As one of the twelve confederate cities of Etruria, ancient Perusia, now Perugia, was an important settlement of the Etruscans. It fought in early conflicts with Rome, and was a leading force in the rebellion of 295 B.C. However, the rebellion failed, and Perusia had no choice but to seek a peace treaty with Rome. By the time of the Second Punic War, Perusia was solidly under the Roman Republic and contributed to the defense of Italy against the invading Carthaginians. Though on track to become a major city in the developing Roman Empire, Perusia did not become a colony until just after 250 A.D., largely due to the destruction it suffered during the eponymous Perusine Wars. In 40 B.C., with the Roman Republic torn between two powerful men, Fulvia Antonia made her final stand in Perusia.
Though modern history often believes that women could not be involved in the political realm, the ancient historians themselves prove this false, mentioning many famous women whose political clout and machinations matched that of the men around them. One such woman was Fulvia. Intelligent, charming, ambitious, and ruthless, she possessed the skills necessary to navigate the treacherous political atmosphere of the failing Roman Republic and exerted powerful influence both over and through three well-placed husbands. She even earned the distinction of being the first living woman in Roman history to be displayed on a coin, and at a time when the only other living men on coins were the powerful three members of the Second Triumvirate.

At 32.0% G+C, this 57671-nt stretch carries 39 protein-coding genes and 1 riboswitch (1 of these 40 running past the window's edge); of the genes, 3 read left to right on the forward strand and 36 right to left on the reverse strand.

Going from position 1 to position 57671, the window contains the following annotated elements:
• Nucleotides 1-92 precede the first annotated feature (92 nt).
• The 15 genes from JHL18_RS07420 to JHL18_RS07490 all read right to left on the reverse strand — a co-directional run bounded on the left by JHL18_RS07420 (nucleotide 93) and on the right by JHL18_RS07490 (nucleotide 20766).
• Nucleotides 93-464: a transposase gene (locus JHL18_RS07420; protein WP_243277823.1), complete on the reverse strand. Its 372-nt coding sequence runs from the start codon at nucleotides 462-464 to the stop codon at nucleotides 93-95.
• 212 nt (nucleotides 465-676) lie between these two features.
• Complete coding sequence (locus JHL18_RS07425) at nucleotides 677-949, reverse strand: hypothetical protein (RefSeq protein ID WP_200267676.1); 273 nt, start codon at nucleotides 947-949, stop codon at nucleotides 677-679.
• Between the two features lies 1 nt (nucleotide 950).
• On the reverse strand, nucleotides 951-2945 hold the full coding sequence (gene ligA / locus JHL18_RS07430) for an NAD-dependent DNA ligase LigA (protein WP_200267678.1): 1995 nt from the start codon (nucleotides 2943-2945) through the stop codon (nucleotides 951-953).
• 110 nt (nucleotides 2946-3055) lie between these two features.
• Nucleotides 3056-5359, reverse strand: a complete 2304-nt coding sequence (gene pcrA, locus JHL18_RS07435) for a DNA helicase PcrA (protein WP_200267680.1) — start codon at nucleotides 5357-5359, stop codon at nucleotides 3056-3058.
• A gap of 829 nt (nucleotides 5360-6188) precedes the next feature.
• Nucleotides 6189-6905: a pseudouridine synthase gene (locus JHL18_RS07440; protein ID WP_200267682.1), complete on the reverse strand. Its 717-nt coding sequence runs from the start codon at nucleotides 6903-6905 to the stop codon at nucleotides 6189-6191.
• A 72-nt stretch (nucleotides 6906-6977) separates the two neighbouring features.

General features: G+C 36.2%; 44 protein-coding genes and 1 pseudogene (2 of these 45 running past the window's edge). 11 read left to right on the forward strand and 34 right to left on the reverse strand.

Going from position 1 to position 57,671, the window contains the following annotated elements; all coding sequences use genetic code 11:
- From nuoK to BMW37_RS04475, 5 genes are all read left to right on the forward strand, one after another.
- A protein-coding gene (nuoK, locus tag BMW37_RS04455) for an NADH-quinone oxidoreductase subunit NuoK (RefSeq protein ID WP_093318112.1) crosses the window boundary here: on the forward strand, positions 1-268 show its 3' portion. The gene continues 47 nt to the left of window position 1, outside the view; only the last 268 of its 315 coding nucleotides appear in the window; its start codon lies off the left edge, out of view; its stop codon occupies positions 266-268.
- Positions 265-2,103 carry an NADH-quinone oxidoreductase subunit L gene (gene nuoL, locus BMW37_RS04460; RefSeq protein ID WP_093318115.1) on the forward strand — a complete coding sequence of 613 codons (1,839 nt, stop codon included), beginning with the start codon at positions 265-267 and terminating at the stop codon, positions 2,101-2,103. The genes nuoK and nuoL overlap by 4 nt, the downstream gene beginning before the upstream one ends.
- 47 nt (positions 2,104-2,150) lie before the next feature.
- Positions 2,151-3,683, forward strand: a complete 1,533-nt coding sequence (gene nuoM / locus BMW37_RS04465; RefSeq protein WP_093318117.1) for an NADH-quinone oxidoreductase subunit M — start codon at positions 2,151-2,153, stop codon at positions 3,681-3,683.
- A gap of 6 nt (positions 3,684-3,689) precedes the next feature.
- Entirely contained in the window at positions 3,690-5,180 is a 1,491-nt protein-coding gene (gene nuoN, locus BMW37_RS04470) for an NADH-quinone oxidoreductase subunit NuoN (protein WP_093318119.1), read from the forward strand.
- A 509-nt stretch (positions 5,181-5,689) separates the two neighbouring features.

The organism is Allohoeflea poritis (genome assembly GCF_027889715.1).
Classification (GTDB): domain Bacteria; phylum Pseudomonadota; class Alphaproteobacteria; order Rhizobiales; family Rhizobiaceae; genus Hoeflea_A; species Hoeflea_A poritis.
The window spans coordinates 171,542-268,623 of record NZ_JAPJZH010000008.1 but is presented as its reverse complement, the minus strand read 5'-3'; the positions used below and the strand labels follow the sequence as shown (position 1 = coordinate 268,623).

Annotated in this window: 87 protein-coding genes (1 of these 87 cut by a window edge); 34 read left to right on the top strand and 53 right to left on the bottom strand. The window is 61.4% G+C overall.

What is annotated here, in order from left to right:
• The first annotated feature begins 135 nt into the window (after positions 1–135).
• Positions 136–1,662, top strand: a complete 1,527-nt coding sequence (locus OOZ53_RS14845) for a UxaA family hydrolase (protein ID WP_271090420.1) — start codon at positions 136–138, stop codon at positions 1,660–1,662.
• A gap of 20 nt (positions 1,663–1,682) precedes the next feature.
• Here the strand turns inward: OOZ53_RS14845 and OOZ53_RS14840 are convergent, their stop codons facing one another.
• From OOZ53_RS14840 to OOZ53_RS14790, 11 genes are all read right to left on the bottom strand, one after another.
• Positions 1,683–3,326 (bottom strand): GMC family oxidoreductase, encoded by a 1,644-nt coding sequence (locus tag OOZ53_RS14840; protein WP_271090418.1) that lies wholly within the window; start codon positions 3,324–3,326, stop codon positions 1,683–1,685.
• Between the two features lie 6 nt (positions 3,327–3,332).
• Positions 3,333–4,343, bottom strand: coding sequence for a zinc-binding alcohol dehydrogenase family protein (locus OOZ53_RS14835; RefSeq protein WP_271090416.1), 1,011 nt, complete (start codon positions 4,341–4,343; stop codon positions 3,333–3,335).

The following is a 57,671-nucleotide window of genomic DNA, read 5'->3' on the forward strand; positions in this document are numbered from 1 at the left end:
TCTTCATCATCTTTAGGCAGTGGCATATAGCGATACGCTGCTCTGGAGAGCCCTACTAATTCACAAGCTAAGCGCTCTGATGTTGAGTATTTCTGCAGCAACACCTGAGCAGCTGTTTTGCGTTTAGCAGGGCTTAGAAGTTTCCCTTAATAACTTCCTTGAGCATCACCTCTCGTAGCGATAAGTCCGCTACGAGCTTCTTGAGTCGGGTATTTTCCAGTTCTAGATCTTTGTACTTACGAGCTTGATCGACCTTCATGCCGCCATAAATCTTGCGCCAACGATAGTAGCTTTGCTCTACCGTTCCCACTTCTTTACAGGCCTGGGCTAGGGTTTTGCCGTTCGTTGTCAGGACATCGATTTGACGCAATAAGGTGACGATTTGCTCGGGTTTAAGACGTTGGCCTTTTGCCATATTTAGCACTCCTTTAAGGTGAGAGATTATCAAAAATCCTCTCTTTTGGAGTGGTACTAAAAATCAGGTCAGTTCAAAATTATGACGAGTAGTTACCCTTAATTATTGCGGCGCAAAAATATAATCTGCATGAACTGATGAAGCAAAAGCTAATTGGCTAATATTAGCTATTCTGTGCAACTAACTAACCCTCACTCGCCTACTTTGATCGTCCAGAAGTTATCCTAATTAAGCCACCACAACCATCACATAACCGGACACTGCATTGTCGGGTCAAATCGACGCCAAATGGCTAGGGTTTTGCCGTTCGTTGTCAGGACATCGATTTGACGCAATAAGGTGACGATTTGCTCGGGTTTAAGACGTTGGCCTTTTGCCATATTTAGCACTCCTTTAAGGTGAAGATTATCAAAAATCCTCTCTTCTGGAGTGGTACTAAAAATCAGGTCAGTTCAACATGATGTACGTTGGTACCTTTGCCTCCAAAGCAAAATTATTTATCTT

She first married Publius Clodius Pulcher. Clodius reflected Julius Caesar, whom he indeed supported, in that despite his wealth and status, he worked hard to become popular with the people of Rome, making him rather unpopular with his fellow Senators. In 52 B.C., Clodius’s rivalry with Titus Annius Milo devolved into gang violence in the streets. In one such confrontation, Milo’s supporters murdered Clodius and left his body on the side of the road. Another senator found the corpse and brought it back to Fulvia.
Fulvia placed the wounded body on display in her atrium and publically mourned him, arousing much sympathy. Eventually, Clodius’s body was paraded, still naked, to the forum, rousing mob riots in the streets that burned down the Senate building while cremating Clodius within. Milo was eventually put on trial, and Fulvia testified against him, moving many of the attendees with her speech and her tears. Milo was found guilty and exiled, and Fulvia remarried within the year.
Her second husband, Gaius Scribonius Curio, found his political career significantly advanced by Fulvia’s influence. However, after only two years of marriage, Fulvia was again a widow. Curio died fighting for Julius Caesar in Africa. Fulvia’s next marriage reached even higher, to Mark Antony, Caesar’s right hand man. Fulvia remained highly active in supporting her husband politically.
The gangs that had surrounded her husband, Clodius, had transferred their allegiance to her, and she brought them to fight for Antony when he clashed with Publius Cornelius Dolabella in the Roman Forum. She and Antony both became fierce political rivals of Cicero, and Cicero targeted her in his speeches just like her husband. When Cicero tried to have Antony declared an enemy of Rome in his absence from the city, Fulvia’s campaigning helped to block the measure.
The Fourth Triumvir